Knowing that weather forecast looked grim for tonight’s maximum of the annual Perseid Meteor Shower, I sat out in a lawn chair for an hour last night and then again around 4 a.m. this morning. Normally I have the radio going. This morning a Mozart piece competed with the katydids and the crickets for background music. Guess who won out? Yes, it was the katydids. Sorry Mozart.
Activity was good last night — between my daughter Maria and I we counted 11 over a span of 45 minutes of viewing. This morning, with the radiant high in the eastern sky, I expected a big upsurge but was disappointed. Over an hour, only three faint spears were thrown from Perseus’ hand. Jupiter grabbed most of the attention since it was due south in a very empty region of sky, making it all the more prominent.
Orion rose during the early part of dawn, and my desire to see it was so strong, I soaked my shoes in dew while walking to the far end of the backyard to get a clear view to the east. There’s something special about the combination of warm air and fully-leafed trees framing winter’s best known constellation.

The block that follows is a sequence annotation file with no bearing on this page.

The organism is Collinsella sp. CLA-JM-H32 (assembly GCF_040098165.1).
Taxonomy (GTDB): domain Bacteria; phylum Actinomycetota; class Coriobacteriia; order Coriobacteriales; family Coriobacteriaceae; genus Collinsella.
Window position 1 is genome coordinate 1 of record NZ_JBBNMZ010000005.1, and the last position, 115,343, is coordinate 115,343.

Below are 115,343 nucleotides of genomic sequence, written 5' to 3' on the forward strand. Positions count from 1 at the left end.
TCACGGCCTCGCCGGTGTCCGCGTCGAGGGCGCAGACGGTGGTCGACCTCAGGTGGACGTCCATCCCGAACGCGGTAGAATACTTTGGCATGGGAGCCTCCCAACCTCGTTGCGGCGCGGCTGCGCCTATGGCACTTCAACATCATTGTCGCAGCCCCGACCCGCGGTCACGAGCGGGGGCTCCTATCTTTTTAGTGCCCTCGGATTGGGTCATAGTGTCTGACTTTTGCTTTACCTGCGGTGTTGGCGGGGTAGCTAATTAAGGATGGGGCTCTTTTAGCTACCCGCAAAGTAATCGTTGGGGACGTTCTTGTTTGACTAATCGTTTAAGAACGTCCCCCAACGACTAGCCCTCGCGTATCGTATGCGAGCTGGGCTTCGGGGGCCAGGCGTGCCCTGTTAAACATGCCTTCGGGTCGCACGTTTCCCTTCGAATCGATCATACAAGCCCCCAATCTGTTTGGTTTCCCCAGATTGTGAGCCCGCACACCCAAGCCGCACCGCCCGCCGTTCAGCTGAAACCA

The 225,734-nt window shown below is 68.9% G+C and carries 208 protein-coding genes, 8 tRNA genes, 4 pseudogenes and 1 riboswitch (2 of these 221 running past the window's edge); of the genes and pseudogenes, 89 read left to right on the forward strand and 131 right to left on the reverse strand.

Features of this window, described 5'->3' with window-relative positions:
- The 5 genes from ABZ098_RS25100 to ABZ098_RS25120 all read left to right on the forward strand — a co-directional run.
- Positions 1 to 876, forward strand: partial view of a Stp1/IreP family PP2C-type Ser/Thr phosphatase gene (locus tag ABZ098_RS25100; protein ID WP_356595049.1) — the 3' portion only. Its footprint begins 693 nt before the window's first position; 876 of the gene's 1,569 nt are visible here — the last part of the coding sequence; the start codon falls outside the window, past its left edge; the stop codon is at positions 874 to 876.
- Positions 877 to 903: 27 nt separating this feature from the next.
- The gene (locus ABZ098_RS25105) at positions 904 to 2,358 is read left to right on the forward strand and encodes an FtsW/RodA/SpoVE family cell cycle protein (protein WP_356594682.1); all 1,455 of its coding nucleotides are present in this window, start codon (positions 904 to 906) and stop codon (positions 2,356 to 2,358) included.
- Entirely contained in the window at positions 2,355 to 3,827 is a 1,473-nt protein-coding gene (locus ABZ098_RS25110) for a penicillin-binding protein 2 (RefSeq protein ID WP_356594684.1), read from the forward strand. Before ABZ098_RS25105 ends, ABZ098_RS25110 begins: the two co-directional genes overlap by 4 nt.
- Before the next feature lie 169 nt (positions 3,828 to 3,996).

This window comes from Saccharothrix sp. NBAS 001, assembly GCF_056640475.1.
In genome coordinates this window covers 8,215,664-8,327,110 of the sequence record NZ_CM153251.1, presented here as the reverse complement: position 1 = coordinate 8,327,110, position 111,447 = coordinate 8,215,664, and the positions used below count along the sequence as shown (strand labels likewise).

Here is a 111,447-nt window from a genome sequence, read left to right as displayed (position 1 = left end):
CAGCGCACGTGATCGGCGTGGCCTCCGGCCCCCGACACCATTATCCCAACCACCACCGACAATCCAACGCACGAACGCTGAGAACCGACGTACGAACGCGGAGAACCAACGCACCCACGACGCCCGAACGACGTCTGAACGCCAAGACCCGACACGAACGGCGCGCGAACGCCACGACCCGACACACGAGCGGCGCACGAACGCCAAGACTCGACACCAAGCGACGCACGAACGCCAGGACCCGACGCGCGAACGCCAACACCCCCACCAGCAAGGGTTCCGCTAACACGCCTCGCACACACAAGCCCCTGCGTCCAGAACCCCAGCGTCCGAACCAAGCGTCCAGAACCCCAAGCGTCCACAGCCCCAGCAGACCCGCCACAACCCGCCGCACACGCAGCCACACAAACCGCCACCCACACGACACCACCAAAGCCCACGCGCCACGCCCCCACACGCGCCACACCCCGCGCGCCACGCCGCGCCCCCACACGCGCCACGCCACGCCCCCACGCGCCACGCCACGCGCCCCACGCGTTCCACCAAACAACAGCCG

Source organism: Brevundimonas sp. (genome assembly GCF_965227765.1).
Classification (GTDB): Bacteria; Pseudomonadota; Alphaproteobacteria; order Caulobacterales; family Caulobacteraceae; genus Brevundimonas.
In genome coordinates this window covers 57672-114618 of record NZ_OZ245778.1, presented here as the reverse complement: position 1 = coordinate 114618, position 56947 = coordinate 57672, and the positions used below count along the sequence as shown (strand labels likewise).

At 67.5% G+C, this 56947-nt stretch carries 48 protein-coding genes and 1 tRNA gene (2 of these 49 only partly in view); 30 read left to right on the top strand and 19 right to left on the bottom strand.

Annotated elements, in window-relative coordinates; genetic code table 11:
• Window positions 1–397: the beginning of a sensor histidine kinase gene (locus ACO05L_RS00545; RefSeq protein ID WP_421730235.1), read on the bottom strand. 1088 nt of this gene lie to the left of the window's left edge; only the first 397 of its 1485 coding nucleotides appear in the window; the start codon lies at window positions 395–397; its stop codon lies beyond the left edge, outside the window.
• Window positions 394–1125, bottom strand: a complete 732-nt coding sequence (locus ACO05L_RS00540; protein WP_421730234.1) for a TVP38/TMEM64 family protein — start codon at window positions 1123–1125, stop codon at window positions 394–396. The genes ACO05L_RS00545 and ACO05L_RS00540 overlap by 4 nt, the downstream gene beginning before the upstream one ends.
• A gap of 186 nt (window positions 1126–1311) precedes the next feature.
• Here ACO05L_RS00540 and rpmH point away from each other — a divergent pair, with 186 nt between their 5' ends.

Tonight when you’re out waiting for the peak of the meteor shower to get underway, start early during twilight with a look to the southwest. If your horizon is wide open, you’ll catch a thin crescent moon and above it, the planet Venus. Scattered above Venus are Mars and Saturn, but I’ll bet you’ll need binoculars to see them, so deep are they now in twilight. Over the coming two weeks, Saturn will slide down toward the horizon night by night and soon disappear. Mars and Venus will be around for a while yet.
I looked at the sun this morning and was surprised to see that the main sunspot in group #1093 has split in two side-by-side spots looking like a pair of googly eyes. You might recall that 1093 was the region that kicked out a nice flare with possibilities for aurora for the northern U.S. While that failed to materialize, I wouldn’t count this interesting spot as washed up yet.